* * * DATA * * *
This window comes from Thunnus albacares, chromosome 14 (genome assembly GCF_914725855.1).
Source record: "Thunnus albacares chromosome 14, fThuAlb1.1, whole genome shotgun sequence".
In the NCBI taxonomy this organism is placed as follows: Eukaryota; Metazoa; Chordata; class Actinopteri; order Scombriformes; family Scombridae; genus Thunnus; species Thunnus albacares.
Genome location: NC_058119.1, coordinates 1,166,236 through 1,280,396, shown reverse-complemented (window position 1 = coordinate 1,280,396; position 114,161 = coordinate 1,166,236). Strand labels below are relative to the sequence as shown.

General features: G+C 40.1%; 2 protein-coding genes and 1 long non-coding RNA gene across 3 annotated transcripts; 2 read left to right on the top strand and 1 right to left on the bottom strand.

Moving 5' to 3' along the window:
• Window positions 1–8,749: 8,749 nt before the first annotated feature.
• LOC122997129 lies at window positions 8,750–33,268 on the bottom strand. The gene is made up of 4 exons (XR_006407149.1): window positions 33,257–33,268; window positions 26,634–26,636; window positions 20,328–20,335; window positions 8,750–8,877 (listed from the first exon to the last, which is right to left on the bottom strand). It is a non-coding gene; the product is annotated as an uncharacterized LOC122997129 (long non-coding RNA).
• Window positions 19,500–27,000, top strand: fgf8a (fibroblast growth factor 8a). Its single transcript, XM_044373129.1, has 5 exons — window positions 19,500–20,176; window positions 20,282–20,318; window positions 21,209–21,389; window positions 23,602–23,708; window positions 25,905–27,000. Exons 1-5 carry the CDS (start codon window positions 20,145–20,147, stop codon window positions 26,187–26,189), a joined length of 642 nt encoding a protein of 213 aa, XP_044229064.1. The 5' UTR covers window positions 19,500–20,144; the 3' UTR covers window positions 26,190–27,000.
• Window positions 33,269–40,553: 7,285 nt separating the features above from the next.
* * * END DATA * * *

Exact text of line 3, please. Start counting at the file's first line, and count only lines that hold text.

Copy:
In the NCBI taxonomy this organism is placed as follows: Eukaryota; Metazoa; Chordata; class Actinopteri; order Scombriformes; family Scombridae; genus Thunnus; species Thunnus albacares.